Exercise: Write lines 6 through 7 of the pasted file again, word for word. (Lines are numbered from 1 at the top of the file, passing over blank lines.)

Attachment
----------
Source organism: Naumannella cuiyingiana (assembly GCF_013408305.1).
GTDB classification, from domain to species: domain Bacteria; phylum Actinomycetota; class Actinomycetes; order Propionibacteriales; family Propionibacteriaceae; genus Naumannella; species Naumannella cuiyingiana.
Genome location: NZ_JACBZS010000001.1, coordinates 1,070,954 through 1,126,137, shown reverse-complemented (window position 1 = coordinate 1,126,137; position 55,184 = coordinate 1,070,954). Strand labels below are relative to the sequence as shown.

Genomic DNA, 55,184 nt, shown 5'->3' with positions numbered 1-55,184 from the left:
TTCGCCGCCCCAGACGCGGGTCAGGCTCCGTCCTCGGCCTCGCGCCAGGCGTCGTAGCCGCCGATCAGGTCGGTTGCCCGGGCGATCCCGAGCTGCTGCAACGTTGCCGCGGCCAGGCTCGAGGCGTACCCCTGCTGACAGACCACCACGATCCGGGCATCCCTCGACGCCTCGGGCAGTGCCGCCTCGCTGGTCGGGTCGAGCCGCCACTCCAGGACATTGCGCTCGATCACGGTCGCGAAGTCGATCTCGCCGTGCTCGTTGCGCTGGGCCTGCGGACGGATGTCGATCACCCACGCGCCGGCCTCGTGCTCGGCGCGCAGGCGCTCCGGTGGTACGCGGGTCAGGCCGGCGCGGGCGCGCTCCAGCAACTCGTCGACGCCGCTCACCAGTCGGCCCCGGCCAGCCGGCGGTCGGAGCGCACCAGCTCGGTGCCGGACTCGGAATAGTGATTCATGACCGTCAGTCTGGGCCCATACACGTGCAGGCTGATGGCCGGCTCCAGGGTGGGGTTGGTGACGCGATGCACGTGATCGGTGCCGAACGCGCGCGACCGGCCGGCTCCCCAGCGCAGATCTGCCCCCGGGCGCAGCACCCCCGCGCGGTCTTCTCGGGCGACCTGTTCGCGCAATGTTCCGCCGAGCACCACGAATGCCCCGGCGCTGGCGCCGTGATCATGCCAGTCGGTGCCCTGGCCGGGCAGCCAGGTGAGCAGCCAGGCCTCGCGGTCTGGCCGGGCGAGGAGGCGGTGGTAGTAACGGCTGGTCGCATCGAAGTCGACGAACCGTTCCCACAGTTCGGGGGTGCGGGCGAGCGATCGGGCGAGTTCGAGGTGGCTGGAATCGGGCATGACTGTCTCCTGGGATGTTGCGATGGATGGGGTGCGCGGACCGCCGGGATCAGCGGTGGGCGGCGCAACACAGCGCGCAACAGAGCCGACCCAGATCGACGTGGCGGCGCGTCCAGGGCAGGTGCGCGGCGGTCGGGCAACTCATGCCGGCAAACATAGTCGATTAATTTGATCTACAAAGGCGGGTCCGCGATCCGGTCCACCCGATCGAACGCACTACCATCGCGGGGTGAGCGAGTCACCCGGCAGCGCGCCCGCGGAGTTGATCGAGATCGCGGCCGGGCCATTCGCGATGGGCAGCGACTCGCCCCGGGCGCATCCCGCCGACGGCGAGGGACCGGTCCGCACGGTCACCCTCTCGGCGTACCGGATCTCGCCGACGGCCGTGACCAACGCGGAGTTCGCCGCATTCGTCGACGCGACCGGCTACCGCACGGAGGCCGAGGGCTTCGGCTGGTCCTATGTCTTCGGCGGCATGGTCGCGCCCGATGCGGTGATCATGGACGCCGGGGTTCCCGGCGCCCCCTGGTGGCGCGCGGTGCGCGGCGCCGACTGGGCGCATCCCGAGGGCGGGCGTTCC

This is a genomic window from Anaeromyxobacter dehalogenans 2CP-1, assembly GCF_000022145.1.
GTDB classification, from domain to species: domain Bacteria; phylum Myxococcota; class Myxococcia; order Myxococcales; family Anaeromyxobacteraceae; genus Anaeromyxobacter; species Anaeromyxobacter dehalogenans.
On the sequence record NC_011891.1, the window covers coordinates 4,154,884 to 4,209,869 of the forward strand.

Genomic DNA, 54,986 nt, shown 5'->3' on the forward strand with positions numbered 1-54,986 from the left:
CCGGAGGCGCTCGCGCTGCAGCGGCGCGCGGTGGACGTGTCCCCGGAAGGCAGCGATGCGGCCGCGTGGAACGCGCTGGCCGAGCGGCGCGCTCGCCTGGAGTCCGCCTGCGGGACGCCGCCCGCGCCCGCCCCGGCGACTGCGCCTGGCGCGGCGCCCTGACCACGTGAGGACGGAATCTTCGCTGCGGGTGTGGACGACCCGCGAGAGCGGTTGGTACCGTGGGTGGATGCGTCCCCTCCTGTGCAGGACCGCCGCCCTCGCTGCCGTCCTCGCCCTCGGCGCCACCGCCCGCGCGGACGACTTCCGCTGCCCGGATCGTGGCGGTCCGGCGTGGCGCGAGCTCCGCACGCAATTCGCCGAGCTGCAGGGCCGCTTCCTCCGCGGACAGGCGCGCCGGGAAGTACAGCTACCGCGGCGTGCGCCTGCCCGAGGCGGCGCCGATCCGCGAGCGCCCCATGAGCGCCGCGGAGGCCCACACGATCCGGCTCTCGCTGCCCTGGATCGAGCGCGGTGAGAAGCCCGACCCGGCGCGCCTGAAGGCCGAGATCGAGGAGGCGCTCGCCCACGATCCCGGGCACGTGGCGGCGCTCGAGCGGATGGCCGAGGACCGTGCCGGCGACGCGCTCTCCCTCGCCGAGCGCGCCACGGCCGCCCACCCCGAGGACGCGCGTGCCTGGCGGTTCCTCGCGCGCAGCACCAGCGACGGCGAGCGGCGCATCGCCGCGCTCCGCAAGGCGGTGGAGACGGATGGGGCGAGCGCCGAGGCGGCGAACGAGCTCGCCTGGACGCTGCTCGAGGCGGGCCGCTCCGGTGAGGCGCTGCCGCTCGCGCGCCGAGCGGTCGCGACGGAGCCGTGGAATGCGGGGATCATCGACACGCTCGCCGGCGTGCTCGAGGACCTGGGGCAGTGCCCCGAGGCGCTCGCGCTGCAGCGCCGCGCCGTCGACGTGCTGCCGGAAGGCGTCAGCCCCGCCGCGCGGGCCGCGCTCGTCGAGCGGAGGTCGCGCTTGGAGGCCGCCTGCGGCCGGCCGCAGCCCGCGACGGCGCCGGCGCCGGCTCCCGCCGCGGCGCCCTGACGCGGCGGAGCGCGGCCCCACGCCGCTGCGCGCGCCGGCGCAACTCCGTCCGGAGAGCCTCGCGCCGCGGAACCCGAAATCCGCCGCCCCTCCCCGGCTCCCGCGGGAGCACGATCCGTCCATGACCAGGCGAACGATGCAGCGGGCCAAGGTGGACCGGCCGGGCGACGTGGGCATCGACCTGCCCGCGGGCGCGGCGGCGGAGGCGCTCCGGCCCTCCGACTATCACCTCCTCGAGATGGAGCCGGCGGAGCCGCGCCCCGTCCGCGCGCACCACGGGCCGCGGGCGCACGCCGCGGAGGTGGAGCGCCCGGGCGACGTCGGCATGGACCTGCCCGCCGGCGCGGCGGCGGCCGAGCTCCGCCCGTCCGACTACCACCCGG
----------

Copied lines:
This is a genomic window from Anaeromyxobacter dehalogenans 2CP-1, assembly GCF_000022145.1.
GTDB classification, from domain to species: domain Bacteria; phylum Myxococcota; class Myxococcia; order Myxococcales; family Anaeromyxobacteraceae; genus Anaeromyxobacter; species Anaeromyxobacter dehalogenans.